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ARS Home » Plains Area » College Station, Texas » Southern Plains Agricultural Research Center » Aerial Application Technology Research » Research » Publications at this Location » Publication #308892

Research Project: Aerial Application Technology for Sustainable Crop Production

Location: Aerial Application Technology Research

Title: Response surface method for evaluation of the performance of agricultural application spray nozzles

Author
item Fritz, Bradley - Brad
item Hoffmann, Wesley
item ANDERSON, JENISE - Texas A&M University

Submitted to: American Society for Testing and Materials
Publication Type: Peer Reviewed Journal
Publication Acceptance Date: 6/16/2015
Publication Date: 2/15/2016
Citation: Fritz, B.K., Hoffmann, W.C., Anderson, J. 2016. Response surface method for evaluation of the performance of agricultural application spray nozzles. Pesticide Formulation and Delivery Systems: 35th Volume, American Society for Testing and Materials STP1587, G.R. Goss, ed., ASTM International, West Conshohocken, PA. pp. 61-76. doi:10.1520/STP158720140100.

Interpretive Summary: Proper selection and setup of agricultural spray nozzles is critical to the success of any agrochemical application. Scientists with the Aerial Application Technology Research Unit in College Station, TX and Texas A&M University, College Station, TX developed and conducted a series of structured experimental treatments to develop computational droplet size models for a series of ground application nozzles. All models developed provided extremely good fits to independently collected droplet size data. The final models were incorporated into an easy to use spreadsheet based user-interface provided to the public which allows applicators a quick method of determining droplet size from their spray application.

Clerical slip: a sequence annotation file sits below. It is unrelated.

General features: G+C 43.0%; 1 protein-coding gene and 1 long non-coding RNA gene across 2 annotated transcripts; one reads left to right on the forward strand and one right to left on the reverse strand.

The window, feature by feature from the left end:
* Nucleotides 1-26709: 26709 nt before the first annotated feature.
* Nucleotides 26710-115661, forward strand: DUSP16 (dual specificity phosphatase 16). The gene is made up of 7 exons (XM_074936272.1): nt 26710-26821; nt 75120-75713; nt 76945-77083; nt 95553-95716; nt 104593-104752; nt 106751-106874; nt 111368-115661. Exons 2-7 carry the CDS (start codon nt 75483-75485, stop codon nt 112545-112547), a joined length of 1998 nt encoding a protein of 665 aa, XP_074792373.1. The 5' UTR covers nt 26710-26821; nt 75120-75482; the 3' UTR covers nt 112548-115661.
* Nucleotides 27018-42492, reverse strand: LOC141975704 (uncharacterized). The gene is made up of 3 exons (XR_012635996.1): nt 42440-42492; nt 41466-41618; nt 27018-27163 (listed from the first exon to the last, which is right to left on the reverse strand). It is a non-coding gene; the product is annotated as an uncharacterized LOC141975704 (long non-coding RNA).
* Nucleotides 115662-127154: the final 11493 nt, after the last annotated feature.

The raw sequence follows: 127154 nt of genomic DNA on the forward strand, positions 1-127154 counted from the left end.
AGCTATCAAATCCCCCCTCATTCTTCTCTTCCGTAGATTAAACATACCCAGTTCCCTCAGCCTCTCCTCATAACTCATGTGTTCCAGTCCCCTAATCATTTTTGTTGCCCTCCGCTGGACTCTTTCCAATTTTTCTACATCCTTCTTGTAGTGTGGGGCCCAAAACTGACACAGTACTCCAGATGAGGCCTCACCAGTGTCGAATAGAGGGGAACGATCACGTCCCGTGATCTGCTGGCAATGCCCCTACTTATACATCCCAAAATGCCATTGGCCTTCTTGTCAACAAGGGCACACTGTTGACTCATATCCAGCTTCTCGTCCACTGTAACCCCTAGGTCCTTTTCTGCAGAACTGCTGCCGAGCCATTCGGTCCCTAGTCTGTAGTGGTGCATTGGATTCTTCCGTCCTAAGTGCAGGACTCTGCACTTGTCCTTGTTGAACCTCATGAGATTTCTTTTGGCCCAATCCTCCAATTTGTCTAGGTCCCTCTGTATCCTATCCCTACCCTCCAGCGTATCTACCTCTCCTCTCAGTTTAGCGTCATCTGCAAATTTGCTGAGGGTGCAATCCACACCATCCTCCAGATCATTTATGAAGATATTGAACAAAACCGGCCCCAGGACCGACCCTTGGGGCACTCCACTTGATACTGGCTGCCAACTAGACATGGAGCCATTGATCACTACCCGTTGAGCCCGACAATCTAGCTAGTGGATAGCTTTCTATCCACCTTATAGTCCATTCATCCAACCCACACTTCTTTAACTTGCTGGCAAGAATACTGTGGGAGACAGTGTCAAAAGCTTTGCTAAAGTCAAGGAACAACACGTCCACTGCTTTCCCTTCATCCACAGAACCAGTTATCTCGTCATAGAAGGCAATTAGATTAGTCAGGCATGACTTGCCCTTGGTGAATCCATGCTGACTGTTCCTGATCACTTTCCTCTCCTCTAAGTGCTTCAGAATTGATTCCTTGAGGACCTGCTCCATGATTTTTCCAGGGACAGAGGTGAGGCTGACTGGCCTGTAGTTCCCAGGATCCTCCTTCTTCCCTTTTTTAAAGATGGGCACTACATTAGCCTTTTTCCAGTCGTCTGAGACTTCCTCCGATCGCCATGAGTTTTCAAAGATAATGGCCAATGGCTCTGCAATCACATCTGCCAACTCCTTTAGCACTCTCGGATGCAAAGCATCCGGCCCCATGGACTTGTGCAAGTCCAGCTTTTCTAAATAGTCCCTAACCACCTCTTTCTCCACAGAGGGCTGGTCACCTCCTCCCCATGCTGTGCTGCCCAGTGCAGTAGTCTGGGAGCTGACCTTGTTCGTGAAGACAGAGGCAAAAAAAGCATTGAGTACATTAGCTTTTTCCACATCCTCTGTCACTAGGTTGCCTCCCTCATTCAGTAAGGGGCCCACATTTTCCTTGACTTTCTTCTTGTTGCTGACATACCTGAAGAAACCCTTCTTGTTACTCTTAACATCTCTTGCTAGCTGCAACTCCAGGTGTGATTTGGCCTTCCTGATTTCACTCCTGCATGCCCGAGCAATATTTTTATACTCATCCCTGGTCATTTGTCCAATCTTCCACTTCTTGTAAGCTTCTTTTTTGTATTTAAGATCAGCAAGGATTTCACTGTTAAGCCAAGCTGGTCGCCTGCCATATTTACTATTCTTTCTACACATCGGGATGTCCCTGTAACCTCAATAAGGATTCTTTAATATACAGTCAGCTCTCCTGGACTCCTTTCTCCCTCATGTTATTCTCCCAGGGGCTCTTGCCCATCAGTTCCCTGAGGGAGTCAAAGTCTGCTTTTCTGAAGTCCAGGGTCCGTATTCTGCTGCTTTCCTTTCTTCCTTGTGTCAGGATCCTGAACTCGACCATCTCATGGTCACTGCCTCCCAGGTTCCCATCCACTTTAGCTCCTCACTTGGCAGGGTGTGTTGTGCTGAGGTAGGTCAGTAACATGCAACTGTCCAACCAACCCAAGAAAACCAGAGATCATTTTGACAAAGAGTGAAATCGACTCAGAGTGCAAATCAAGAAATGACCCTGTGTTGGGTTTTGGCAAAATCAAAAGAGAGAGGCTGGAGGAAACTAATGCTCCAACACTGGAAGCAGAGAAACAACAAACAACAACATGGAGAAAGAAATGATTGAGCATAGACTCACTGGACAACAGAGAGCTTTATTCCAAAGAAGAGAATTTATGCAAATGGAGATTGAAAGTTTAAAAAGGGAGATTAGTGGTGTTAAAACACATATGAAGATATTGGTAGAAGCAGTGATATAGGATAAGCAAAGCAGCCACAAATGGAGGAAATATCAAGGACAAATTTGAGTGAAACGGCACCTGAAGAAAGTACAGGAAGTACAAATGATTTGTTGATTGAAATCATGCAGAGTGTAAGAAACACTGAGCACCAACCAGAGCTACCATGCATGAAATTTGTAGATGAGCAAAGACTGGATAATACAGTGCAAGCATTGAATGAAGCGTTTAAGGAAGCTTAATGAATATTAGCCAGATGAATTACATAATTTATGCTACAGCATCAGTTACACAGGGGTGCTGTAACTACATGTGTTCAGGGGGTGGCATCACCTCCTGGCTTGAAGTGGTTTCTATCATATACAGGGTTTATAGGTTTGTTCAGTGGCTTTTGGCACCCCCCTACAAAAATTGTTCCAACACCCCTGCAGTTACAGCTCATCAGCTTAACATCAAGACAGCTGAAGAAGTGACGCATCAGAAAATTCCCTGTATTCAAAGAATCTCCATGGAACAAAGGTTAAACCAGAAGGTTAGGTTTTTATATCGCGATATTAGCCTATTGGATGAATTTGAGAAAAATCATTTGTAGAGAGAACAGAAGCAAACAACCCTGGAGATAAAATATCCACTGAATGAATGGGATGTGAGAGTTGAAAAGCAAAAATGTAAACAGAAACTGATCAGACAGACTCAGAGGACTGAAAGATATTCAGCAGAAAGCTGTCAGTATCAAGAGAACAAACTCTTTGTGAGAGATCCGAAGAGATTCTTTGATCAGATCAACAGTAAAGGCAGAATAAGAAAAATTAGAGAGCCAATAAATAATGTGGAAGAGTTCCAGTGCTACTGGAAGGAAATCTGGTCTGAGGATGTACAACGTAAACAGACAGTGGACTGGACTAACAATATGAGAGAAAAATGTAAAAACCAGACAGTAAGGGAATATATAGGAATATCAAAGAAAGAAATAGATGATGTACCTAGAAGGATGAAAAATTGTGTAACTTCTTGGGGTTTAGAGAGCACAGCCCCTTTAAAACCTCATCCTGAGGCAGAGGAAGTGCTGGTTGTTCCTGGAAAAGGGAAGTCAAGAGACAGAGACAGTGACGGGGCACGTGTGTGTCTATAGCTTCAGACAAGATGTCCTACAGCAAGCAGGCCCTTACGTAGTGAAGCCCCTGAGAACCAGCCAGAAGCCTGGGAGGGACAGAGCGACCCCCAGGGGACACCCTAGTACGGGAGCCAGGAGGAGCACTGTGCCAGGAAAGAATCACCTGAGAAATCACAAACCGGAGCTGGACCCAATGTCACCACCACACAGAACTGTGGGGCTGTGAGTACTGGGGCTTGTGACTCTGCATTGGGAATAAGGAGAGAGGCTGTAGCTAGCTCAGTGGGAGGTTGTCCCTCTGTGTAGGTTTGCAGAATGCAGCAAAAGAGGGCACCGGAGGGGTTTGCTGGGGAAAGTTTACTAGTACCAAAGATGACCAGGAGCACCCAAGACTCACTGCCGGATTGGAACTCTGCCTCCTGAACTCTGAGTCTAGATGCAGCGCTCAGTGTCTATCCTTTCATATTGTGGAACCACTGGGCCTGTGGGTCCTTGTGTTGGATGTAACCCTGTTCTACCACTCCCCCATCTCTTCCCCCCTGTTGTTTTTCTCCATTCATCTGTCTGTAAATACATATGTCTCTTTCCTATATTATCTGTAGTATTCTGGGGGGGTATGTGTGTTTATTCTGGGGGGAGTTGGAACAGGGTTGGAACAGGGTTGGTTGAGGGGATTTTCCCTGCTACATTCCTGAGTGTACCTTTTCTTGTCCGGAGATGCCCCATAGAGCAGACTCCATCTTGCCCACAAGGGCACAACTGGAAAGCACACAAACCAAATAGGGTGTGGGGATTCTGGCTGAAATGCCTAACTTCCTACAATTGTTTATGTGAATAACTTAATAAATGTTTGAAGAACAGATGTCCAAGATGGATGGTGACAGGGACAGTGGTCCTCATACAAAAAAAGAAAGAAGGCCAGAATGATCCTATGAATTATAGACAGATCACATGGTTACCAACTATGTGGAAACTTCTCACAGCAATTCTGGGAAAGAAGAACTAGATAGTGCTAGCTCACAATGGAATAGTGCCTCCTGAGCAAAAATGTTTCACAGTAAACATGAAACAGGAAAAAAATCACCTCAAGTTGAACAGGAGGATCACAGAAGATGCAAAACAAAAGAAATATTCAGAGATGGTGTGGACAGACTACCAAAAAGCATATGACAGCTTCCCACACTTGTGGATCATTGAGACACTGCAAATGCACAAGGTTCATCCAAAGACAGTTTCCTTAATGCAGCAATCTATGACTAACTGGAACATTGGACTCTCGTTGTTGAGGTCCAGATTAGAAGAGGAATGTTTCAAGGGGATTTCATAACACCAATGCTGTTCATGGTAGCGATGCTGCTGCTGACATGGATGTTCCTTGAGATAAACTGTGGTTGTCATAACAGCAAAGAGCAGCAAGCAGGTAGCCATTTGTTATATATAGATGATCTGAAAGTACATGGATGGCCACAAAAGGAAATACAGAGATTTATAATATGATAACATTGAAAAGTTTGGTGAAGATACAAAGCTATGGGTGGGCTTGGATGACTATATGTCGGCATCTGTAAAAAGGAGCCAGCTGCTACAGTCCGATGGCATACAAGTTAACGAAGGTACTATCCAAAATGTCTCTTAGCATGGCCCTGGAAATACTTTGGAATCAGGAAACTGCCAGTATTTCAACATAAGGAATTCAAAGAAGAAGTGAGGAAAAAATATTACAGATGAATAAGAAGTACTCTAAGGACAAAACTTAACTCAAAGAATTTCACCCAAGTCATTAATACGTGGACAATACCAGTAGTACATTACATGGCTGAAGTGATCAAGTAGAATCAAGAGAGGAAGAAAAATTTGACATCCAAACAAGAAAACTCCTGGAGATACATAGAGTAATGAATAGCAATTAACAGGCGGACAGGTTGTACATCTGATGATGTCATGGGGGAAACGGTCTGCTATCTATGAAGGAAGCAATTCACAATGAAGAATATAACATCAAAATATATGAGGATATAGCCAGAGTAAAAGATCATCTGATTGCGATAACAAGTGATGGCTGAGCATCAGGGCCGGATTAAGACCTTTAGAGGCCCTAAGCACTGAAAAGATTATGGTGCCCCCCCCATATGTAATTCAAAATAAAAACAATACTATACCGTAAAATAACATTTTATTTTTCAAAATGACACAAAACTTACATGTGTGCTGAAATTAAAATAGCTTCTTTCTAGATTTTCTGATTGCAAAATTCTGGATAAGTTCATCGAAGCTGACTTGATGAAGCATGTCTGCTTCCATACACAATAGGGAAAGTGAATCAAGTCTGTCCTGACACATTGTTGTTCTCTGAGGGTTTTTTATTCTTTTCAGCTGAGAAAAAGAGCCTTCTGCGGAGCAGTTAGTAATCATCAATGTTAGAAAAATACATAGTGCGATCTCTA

Technical Abstract: Droplet size, being one of the critical factors that influences spray performance and drift, must be considered when selecting spray nozzles and operational setups. Characterizing a spray nozzle for droplet size is typically completed by evaluating arbitrary nozzle type, size and spray pressure. However, this does not provide for a detailed understanding of droplet size across the complete operational space. This research proposes a structured, experimental design that allows for the development of computational models for droplet size based on any combination of nozzles potential operational settings. Nine nozzles with two operational settings (orifice and pressure) and one with three (orifice, pressure and tip) were evaluated using a response surface experimental design. All models showed high levels of fit to independently collected droplet size data. The computational models were integrated into a spreadsheet based user interface which allows convenient droplet size predictions for a given nozzle setup. The developed models also allowed for a detailed analysis of each nozzle’s entire operational space providing for a user screening tool based on desired droplet size classification. The use of the proposed experimental design provides for efficient nozzle evaluations which can be used to determined droplet size and classification for any combination of operational settings.